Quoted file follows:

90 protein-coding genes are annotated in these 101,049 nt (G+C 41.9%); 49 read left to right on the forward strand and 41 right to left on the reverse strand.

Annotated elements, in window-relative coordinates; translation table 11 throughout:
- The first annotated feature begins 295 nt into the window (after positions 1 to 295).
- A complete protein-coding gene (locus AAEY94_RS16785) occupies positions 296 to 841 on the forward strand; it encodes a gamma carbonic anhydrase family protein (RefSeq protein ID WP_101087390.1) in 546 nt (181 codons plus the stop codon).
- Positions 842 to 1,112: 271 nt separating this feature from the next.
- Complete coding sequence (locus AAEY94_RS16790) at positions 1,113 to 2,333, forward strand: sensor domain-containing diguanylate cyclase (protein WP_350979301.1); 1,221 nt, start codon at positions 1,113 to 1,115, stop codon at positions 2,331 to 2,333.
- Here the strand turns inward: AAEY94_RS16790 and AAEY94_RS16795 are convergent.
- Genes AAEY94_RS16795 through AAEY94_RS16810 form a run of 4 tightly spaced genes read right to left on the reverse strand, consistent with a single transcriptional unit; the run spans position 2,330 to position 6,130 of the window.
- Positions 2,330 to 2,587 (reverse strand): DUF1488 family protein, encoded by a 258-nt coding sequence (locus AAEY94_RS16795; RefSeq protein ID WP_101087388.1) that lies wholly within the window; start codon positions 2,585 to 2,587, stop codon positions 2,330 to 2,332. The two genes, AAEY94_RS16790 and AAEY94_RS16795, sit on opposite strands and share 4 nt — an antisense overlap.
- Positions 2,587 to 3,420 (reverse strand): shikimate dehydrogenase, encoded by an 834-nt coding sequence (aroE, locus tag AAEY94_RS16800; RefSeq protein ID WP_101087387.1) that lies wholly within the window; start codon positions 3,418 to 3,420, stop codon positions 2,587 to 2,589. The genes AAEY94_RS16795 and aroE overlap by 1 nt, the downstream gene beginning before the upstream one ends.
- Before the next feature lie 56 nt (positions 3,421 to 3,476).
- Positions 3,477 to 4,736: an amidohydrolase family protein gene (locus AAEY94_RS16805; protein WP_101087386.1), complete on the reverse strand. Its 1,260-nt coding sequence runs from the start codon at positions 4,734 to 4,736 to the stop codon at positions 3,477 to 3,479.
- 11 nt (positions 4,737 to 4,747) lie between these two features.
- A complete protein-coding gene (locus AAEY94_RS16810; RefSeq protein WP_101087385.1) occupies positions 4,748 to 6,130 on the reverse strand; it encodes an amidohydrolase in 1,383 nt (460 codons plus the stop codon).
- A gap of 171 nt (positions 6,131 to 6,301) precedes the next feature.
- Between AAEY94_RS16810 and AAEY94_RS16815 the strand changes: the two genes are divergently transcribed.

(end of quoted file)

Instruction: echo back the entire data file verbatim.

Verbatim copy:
90 protein-coding genes are annotated in these 101,049 nt (G+C 41.9%); 49 read left to right on the forward strand and 41 right to left on the reverse strand.

Annotated elements, in window-relative coordinates; translation table 11 throughout:
- The first annotated feature begins 295 nt into the window (after positions 1 to 295).
- A complete protein-coding gene (locus AAEY94_RS16785) occupies positions 296 to 841 on the forward strand; it encodes a gamma carbonic anhydrase family protein (RefSeq protein ID WP_101087390.1) in 546 nt (181 codons plus the stop codon).
- Positions 842 to 1,112: 271 nt separating this feature from the next.
- Complete coding sequence (locus AAEY94_RS16790) at positions 1,113 to 2,333, forward strand: sensor domain-containing diguanylate cyclase (protein WP_350979301.1); 1,221 nt, start codon at positions 1,113 to 1,115, stop codon at positions 2,331 to 2,333.
- Here the strand turns inward: AAEY94_RS16790 and AAEY94_RS16795 are convergent.
- Genes AAEY94_RS16795 through AAEY94_RS16810 form a run of 4 tightly spaced genes read right to left on the reverse strand, consistent with a single transcriptional unit; the run spans position 2,330 to position 6,130 of the window.
- Positions 2,330 to 2,587 (reverse strand): DUF1488 family protein, encoded by a 258-nt coding sequence (locus AAEY94_RS16795; RefSeq protein ID WP_101087388.1) that lies wholly within the window; start codon positions 2,585 to 2,587, stop codon positions 2,330 to 2,332. The two genes, AAEY94_RS16790 and AAEY94_RS16795, sit on opposite strands and share 4 nt — an antisense overlap.
- Positions 2,587 to 3,420 (reverse strand): shikimate dehydrogenase, encoded by an 834-nt coding sequence (aroE, locus tag AAEY94_RS16800; RefSeq protein ID WP_101087387.1) that lies wholly within the window; start codon positions 3,418 to 3,420, stop codon positions 2,587 to 2,589. The genes AAEY94_RS16795 and aroE overlap by 1 nt, the downstream gene beginning before the upstream one ends.
- Before the next feature lie 56 nt (positions 3,421 to 3,476).
- Positions 3,477 to 4,736: an amidohydrolase family protein gene (locus AAEY94_RS16805; protein WP_101087386.1), complete on the reverse strand. Its 1,260-nt coding sequence runs from the start codon at positions 4,734 to 4,736 to the stop codon at positions 3,477 to 3,479.
- 11 nt (positions 4,737 to 4,747) lie between these two features.
- A complete protein-coding gene (locus AAEY94_RS16810; RefSeq protein WP_101087385.1) occupies positions 4,748 to 6,130 on the reverse strand; it encodes an amidohydrolase in 1,383 nt (460 codons plus the stop codon).
- A gap of 171 nt (positions 6,131 to 6,301) precedes the next feature.
- Between AAEY94_RS16810 and AAEY94_RS16815 the strand changes: the two genes are divergently transcribed.